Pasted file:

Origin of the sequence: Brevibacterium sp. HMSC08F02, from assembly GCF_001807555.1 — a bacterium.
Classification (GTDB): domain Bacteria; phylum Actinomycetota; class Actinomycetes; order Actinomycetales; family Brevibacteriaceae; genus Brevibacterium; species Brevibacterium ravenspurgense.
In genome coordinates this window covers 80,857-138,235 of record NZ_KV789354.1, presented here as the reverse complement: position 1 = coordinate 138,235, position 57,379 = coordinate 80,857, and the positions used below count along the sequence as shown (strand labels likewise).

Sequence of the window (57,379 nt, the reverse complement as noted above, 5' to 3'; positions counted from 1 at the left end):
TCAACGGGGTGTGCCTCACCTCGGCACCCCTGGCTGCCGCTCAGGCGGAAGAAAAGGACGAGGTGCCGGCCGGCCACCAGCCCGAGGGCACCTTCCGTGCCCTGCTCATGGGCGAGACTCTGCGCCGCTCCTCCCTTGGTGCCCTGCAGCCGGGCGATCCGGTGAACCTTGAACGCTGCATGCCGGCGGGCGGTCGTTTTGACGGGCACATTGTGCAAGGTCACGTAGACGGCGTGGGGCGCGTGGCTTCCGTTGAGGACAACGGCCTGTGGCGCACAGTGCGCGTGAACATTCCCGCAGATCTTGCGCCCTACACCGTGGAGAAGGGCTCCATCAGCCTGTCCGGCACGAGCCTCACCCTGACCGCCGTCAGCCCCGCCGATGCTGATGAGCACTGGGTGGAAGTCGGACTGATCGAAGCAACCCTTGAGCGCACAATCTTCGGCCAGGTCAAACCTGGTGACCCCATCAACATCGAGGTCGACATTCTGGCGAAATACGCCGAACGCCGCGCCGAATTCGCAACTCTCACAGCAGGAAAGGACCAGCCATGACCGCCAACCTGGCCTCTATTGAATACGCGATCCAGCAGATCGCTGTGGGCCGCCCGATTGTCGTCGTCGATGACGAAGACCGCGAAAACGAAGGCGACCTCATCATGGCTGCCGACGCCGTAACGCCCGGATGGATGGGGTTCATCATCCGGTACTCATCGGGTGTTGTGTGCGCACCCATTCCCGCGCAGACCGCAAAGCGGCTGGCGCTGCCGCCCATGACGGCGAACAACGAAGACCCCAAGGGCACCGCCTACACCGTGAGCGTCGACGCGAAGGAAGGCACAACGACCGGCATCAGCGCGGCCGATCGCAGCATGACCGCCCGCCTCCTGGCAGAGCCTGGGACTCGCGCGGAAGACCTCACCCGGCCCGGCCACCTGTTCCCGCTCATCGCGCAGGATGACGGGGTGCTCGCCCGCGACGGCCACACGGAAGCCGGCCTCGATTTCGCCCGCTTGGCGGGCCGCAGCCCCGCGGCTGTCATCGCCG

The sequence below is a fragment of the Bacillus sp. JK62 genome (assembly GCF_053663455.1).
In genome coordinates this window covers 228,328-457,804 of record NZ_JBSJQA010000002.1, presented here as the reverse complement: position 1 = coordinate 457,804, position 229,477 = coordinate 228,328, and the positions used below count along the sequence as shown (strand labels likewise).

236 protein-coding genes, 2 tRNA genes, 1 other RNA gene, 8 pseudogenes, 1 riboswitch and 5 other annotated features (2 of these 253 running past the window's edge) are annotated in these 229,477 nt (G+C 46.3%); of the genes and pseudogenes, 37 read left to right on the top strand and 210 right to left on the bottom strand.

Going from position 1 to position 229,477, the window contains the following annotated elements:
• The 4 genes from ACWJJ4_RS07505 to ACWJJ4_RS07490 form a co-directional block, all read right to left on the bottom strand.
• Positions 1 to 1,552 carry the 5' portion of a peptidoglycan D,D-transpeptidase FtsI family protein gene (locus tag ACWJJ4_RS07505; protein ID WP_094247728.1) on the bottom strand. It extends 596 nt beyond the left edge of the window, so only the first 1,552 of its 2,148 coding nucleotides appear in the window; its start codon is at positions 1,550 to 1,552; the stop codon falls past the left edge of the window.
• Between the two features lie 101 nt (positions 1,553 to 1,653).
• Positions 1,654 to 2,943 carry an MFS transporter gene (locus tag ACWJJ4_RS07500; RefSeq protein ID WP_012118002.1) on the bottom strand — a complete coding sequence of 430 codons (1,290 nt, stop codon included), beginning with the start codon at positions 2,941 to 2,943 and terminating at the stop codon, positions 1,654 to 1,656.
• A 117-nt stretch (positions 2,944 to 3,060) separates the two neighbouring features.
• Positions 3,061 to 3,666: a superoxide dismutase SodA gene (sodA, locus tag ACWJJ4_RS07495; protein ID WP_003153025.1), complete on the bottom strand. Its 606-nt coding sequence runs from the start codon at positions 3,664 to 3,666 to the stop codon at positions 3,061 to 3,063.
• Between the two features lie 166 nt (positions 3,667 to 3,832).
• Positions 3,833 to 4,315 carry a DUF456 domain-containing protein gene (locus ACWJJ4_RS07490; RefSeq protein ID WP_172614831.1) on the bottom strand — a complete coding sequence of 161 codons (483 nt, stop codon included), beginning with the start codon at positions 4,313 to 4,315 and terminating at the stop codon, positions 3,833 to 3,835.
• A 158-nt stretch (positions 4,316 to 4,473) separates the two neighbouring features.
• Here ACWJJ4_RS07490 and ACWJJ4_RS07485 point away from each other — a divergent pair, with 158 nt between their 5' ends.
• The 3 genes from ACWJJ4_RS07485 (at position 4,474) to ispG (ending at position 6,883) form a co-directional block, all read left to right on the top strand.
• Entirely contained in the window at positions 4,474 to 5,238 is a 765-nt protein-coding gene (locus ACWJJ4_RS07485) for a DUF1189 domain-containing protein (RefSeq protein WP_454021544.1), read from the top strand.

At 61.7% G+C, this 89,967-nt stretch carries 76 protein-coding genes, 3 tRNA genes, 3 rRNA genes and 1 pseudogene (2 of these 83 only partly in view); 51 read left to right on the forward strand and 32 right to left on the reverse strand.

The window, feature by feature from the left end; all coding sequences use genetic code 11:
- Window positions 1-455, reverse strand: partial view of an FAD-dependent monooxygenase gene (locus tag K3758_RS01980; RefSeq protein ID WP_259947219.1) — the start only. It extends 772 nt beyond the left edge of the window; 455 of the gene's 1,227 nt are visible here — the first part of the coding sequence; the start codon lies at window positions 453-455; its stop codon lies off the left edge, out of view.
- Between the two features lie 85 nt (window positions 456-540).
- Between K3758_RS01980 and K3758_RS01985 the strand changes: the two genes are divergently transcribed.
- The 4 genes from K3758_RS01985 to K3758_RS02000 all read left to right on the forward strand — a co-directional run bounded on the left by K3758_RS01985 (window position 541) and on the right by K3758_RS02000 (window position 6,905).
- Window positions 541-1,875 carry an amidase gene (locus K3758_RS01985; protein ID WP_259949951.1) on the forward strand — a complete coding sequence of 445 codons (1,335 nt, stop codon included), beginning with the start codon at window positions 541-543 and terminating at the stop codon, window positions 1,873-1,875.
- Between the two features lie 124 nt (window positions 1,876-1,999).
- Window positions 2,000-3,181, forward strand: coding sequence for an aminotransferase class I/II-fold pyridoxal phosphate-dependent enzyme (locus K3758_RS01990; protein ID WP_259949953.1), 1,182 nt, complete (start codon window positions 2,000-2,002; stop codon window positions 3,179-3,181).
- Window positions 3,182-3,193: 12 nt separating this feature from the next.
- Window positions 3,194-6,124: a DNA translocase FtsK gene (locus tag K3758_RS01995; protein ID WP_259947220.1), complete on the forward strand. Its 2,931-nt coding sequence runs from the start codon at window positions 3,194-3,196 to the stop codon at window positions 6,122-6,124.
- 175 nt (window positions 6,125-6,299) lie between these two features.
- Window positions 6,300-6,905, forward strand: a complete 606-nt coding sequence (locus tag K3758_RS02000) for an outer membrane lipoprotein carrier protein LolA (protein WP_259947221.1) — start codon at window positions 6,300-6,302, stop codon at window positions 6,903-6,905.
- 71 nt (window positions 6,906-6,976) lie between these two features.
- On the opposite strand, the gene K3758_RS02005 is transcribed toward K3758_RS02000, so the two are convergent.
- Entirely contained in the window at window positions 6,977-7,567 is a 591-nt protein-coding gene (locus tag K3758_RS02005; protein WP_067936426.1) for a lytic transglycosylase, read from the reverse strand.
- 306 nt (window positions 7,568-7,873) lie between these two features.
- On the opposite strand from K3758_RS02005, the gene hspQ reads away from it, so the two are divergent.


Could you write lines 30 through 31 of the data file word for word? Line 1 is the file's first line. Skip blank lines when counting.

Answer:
- Window positions 2,000-3,181, forward strand: coding sequence for an aminotransferase class I/II-fold pyridoxal phosphate-dependent enzyme (locus K3758_RS01990; protein ID WP_259949953.1), 1,182 nt, complete (start codon window positions 2,000-2,002; stop codon window positions 3,179-3,181).
- Window positions 3,182-3,193: 12 nt separating this feature from the next.